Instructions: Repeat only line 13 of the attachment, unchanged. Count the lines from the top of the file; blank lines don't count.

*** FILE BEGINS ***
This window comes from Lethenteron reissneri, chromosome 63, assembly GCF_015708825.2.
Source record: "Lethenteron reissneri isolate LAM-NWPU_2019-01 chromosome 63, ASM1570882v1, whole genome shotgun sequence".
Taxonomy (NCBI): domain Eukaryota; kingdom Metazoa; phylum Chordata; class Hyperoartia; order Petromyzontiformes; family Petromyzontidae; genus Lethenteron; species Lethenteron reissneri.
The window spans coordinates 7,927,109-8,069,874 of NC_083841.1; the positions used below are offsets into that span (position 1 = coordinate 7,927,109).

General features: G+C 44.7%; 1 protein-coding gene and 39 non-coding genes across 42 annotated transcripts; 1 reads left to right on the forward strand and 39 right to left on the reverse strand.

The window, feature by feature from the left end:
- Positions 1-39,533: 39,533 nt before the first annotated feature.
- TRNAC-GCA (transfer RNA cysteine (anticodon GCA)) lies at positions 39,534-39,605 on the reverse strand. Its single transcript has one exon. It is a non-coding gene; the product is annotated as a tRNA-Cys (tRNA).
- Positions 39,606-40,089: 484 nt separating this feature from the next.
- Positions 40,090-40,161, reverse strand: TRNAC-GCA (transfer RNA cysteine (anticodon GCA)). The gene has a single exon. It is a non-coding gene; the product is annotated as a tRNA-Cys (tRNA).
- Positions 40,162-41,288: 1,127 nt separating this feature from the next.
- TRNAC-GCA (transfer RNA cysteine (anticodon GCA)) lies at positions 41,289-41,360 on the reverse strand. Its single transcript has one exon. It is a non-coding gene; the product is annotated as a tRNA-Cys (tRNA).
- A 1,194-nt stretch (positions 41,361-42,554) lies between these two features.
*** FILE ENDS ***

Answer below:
- A 1,194-nt stretch (positions 41,361-42,554) lies between these two features.